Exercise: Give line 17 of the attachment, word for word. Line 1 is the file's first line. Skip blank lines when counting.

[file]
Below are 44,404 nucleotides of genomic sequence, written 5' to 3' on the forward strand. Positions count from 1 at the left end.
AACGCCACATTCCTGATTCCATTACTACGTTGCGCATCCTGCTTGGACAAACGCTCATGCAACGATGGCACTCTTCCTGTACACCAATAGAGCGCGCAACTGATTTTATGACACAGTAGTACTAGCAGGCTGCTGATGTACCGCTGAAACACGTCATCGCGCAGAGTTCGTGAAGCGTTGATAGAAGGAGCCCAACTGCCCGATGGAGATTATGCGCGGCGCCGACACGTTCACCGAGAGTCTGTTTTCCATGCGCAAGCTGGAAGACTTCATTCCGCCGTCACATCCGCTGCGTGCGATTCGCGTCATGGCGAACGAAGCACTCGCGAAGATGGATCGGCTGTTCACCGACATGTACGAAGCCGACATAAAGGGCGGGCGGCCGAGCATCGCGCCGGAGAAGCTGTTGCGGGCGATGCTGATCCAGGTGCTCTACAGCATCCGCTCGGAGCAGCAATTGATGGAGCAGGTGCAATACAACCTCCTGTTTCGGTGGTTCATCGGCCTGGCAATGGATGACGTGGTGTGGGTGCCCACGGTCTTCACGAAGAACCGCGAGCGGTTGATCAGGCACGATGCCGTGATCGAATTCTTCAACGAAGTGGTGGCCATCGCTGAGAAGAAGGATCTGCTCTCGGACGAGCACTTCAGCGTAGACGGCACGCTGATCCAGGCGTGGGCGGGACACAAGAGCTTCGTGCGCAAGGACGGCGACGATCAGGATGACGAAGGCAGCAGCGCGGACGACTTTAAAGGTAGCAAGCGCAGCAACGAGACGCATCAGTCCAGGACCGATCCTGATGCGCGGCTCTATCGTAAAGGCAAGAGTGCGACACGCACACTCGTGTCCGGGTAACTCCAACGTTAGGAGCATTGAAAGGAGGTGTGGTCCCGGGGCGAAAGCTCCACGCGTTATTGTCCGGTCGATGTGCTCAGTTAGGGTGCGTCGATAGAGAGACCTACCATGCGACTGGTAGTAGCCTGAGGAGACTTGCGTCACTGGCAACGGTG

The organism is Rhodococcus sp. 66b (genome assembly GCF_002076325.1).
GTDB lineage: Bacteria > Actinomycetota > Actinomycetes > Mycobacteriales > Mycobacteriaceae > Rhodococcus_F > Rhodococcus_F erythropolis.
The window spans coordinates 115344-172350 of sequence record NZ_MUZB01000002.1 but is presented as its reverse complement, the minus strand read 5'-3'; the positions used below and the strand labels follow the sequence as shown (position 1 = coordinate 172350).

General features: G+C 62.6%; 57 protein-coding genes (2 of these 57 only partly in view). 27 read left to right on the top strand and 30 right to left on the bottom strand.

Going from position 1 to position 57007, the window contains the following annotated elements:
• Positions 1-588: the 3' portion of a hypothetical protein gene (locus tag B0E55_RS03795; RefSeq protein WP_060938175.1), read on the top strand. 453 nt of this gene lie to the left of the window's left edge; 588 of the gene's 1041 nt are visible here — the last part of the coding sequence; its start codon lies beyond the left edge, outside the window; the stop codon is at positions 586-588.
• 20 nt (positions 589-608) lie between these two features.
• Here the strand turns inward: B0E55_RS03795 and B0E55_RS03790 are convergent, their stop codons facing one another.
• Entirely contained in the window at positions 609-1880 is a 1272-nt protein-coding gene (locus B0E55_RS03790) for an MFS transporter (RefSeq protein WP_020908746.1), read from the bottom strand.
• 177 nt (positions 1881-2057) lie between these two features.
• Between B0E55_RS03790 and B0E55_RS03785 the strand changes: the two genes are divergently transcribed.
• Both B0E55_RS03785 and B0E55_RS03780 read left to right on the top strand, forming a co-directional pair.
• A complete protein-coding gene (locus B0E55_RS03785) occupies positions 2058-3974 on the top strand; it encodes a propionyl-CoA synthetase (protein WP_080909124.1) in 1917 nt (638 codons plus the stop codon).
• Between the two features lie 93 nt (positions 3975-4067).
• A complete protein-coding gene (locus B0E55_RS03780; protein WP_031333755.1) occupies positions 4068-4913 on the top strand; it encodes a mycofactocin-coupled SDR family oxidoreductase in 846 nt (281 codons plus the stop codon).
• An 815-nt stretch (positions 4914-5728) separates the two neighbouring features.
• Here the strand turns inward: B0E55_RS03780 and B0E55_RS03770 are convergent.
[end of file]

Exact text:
• A complete protein-coding gene (locus B0E55_RS03780; protein WP_031333755.1) occupies positions 4068-4913 on the top strand; it encodes a mycofactocin-coupled SDR family oxidoreductase in 846 nt (281 codons plus the stop codon).